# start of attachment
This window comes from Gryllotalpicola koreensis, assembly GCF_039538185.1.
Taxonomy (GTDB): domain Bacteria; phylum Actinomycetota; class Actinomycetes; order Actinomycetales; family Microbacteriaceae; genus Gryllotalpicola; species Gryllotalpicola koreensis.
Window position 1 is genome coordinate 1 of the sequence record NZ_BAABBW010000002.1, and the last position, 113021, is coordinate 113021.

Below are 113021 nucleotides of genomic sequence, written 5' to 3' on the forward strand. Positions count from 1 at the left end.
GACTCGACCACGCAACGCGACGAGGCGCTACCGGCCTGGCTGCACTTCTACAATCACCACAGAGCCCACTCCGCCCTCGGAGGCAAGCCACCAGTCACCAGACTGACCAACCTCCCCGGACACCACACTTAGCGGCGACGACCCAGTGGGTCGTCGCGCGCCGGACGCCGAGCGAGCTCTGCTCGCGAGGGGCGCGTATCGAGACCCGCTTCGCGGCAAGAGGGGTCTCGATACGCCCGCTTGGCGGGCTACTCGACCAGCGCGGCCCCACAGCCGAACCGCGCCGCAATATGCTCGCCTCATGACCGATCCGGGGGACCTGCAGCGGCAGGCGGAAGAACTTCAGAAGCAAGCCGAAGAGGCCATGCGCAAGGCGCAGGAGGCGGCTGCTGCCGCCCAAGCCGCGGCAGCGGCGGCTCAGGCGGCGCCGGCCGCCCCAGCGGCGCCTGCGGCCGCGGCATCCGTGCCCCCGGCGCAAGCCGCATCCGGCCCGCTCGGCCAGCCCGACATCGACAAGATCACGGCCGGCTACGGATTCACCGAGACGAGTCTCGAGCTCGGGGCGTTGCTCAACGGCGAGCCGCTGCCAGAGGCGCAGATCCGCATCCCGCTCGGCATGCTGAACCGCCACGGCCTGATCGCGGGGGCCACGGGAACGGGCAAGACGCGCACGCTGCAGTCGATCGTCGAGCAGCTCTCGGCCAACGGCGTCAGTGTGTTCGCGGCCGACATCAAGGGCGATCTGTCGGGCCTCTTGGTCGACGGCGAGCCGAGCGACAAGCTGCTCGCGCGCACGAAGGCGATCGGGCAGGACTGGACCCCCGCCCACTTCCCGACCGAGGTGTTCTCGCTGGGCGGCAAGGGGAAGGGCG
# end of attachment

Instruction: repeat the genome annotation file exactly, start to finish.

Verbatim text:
This window comes from Gryllotalpicola koreensis, assembly GCF_039538185.1.
Taxonomy (GTDB): domain Bacteria; phylum Actinomycetota; class Actinomycetes; order Actinomycetales; family Microbacteriaceae; genus Gryllotalpicola; species Gryllotalpicola koreensis.
Window position 1 is genome coordinate 1 of the sequence record NZ_BAABBW010000002.1, and the last position, 113021, is coordinate 113021.

Below are 113021 nucleotides of genomic sequence, written 5' to 3' on the forward strand. Positions count from 1 at the left end.
GACTCGACCACGCAACGCGACGAGGCGCTACCGGCCTGGCTGCACTTCTACAATCACCACAGAGCCCACTCCGCCCTCGGAGGCAAGCCACCAGTCACCAGACTGACCAACCTCCCCGGACACCACACTTAGCGGCGACGACCCAGTGGGTCGTCGCGCGCCGGACGCCGAGCGAGCTCTGCTCGCGAGGGGCGCGTATCGAGACCCGCTTCGCGGCAAGAGGGGTCTCGATACGCCCGCTTGGCGGGCTACTCGACCAGCGCGGCCCCACAGCCGAACCGCGCCGCAATATGCTCGCCTCATGACCGATCCGGGGGACCTGCAGCGGCAGGCGGAAGAACTTCAGAAGCAAGCCGAAGAGGCCATGCGCAAGGCGCAGGAGGCGGCTGCTGCCGCCCAAGCCGCGGCAGCGGCGGCTCAGGCGGCGCCGGCCGCCCCAGCGGCGCCTGCGGCCGCGGCATCCGTGCCCCCGGCGCAAGCCGCATCCGGCCCGCTCGGCCAGCCCGACATCGACAAGATCACGGCCGGCTACGGATTCACCGAGACGAGTCTCGAGCTCGGGGCGTTGCTCAACGGCGAGCCGCTGCCAGAGGCGCAGATCCGCATCCCGCTCGGCATGCTGAACCGCCACGGCCTGATCGCGGGGGCCACGGGAACGGGCAAGACGCGCACGCTGCAGTCGATCGTCGAGCAGCTCTCGGCCAACGGCGTCAGTGTGTTCGCGGCCGACATCAAGGGCGATCTGTCGGGCCTCTTGGTCGACGGCGAGCCGAGCGACAAGCTGCTCGCGCGCACGAAGGCGATCGGGCAGGACTGGACCCCCGCCCACTTCCCGACCGAGGTGTTCTCGCTGGGCGGCAAGGGGAAGGGCG